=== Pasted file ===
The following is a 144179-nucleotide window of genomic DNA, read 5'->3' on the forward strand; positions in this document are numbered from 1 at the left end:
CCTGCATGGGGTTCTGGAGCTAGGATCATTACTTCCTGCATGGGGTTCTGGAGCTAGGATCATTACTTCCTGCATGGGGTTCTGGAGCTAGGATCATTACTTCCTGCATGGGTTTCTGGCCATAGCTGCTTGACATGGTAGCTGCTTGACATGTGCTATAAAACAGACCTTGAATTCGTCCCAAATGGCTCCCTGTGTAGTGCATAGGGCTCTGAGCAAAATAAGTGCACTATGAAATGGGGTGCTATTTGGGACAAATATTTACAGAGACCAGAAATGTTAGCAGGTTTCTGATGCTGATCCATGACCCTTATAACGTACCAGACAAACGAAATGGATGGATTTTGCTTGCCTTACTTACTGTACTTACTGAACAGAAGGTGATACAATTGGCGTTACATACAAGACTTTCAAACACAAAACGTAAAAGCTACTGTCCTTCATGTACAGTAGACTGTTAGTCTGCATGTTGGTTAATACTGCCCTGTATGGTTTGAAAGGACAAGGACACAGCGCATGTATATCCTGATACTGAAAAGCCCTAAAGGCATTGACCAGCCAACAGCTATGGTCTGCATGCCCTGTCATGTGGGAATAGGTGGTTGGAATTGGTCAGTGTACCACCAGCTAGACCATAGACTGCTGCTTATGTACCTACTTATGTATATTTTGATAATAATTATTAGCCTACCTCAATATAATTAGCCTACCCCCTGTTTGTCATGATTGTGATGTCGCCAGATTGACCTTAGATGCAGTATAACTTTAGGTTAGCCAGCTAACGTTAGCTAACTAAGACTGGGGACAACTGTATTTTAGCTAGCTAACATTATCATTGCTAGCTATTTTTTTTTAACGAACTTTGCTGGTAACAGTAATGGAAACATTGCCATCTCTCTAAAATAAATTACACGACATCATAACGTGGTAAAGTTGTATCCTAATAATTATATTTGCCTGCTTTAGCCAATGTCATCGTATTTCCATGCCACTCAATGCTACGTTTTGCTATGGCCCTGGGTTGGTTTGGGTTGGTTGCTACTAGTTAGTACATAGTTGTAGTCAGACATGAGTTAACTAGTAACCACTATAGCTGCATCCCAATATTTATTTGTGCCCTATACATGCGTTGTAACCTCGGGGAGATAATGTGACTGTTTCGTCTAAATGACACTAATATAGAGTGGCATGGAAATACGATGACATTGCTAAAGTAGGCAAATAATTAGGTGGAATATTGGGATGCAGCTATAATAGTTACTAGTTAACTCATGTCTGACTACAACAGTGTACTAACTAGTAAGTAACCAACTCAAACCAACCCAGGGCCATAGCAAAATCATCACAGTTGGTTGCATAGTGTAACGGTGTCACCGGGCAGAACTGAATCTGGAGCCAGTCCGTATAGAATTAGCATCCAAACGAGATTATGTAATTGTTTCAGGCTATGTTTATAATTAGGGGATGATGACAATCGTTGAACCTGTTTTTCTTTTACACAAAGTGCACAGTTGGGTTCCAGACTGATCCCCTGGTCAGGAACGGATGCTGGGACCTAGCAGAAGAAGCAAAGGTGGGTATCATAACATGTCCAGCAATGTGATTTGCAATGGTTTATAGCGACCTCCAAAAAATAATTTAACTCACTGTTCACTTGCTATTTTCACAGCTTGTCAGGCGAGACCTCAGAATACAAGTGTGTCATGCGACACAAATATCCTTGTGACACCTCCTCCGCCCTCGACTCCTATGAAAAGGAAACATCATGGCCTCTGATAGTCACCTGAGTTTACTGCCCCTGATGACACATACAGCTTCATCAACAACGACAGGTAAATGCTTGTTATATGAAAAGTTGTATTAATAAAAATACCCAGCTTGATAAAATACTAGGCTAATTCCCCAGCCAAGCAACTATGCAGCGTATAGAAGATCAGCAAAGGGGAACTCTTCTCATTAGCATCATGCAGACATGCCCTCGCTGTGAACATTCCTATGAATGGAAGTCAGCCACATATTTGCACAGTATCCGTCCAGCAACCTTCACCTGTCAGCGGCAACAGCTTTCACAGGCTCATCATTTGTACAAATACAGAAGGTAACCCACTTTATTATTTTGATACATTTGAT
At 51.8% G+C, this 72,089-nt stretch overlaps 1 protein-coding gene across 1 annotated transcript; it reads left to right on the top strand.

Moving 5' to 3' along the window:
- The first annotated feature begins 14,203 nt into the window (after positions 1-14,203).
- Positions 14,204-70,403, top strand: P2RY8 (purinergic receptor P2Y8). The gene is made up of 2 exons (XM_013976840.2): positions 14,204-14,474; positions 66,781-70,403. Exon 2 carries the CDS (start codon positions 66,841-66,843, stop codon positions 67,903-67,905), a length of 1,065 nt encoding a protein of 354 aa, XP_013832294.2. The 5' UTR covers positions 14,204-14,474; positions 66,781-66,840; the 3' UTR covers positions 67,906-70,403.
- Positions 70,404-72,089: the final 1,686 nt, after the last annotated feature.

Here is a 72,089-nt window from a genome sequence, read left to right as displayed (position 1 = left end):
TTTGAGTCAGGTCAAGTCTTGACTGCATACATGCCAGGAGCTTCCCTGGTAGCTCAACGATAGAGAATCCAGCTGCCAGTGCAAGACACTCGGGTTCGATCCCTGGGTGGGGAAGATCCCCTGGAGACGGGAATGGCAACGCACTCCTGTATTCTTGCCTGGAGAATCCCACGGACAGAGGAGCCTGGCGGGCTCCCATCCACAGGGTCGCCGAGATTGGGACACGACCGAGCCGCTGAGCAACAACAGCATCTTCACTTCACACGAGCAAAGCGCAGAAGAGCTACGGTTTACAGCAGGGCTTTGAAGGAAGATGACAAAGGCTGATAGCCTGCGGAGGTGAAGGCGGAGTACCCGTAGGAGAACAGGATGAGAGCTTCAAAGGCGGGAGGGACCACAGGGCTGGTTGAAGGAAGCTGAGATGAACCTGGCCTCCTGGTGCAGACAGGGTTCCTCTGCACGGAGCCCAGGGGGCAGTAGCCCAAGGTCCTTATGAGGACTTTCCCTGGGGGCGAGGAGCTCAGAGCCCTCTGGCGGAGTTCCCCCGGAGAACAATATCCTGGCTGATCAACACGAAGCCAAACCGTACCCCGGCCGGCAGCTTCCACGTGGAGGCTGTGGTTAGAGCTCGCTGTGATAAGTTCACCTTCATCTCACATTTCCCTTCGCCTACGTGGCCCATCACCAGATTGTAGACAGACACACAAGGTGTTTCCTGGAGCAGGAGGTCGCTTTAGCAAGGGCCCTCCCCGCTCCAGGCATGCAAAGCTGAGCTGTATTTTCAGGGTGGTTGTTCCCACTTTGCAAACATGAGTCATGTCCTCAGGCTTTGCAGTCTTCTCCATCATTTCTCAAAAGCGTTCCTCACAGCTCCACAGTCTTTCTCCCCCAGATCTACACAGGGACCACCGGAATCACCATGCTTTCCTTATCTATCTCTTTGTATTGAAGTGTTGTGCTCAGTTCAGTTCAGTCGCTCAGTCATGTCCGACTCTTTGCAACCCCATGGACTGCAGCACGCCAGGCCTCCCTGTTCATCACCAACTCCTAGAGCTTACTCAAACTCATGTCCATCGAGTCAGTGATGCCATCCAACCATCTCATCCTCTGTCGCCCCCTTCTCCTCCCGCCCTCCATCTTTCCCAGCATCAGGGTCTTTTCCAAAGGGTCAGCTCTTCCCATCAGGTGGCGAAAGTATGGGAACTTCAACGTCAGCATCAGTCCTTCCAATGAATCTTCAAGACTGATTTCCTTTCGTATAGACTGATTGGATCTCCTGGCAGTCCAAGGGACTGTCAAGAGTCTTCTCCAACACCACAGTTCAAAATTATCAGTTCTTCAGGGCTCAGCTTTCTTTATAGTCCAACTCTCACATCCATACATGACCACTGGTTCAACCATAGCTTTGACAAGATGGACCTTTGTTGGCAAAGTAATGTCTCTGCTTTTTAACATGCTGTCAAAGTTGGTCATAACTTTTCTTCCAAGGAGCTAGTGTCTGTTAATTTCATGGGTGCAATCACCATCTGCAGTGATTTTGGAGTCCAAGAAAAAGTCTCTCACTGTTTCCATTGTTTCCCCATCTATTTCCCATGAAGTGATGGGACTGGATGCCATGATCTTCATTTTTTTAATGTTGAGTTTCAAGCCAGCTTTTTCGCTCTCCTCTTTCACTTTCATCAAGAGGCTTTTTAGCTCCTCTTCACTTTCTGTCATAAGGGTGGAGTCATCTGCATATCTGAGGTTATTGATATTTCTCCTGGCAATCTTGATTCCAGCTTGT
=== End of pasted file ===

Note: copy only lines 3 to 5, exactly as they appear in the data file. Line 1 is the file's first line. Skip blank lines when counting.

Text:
At 51.8% G+C, this 72,089-nt stretch overlaps 1 protein-coding gene across 1 annotated transcript; it reads left to right on the top strand.

Moving 5' to 3' along the window:
- The first annotated feature begins 14,203 nt into the window (after positions 1-14,203).